Minnesota construction workers have a high risk for lightning exposure. In the construction industry, you work with heavy equipment, near and on tall buildings, scaffolding and more. Lightning strikes ground between 20 to 25 million times a year in the U.S, according to Forbes. For most people, this might not be much of a risk. However, those who are in outdoor industries, like construction, have a higher risk. In fact, one out of five deaths by lightning was work-related. 

An awareness of thunderstorms and the likelihood of a storm may be the first step into protection at a construction site. Tall objects often attract lightning. Hoists, ladders, cranes and other tall objects are more at risk than other objects. This does not mean that shorter objects are immune. In fact, smaller objects are targets.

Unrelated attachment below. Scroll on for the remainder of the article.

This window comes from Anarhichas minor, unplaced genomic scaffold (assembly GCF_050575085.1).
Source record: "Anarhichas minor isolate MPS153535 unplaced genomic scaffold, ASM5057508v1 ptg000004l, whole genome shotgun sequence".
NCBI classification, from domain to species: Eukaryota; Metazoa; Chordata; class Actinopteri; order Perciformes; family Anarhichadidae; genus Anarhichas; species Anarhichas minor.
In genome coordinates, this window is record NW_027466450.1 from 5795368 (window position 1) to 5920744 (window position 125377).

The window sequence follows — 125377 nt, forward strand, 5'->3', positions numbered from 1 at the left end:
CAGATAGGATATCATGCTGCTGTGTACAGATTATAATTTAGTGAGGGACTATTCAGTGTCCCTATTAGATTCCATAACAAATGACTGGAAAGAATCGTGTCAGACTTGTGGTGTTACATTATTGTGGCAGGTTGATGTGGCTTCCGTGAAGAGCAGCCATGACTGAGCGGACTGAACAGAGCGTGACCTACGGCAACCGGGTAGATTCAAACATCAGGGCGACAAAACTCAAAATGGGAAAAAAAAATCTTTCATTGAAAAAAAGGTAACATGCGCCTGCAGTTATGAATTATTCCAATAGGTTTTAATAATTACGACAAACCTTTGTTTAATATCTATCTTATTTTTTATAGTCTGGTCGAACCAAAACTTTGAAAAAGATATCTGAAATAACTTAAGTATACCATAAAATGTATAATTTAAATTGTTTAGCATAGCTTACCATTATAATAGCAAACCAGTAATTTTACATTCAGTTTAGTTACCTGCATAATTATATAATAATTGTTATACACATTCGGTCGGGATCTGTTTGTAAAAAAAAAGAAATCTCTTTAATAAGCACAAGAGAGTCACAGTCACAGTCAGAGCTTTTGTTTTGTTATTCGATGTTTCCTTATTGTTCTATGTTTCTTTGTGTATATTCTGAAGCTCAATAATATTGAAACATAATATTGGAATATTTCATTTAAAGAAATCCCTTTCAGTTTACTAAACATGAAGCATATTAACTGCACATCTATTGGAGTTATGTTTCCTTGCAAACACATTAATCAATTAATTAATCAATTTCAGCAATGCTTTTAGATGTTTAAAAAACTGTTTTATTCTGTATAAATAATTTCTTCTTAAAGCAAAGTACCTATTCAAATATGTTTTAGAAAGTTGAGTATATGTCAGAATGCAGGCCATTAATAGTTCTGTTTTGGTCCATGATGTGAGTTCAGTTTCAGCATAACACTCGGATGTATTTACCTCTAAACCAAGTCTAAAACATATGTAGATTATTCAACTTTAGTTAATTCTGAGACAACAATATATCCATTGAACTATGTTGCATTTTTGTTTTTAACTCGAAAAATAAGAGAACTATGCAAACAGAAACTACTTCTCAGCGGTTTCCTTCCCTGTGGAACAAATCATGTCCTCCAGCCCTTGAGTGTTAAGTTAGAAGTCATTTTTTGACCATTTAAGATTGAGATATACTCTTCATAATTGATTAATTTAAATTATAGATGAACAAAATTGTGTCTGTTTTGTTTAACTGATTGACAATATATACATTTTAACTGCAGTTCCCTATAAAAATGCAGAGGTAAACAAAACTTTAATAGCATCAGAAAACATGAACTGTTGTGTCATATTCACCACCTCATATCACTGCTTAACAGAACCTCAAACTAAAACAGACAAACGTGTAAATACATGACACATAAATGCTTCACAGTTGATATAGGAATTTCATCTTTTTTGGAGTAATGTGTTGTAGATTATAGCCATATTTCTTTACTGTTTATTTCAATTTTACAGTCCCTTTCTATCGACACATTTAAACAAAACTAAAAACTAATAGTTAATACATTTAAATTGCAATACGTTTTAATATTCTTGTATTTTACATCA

Employers and supervisors at construction sites have an obligation to train employees on dangerous weather situations. All construction sites need an Emergency Action Plan. This plan includes safety protocols on what to do when there is an expectation of lightning. When you have a thunderstorm, there is no way to predict where lightning will strike. This is why it is crucial to stay up to date on any possible storms. 

You may need up to date weather reports and storm alerts. This will provide you and other construction workers ample time to take cover. If lightning is at a distance of eight miles or less, then all work should halt and all workers should take cover. 

The information above is meant to report on the dangers of lightning. It is not legal advice.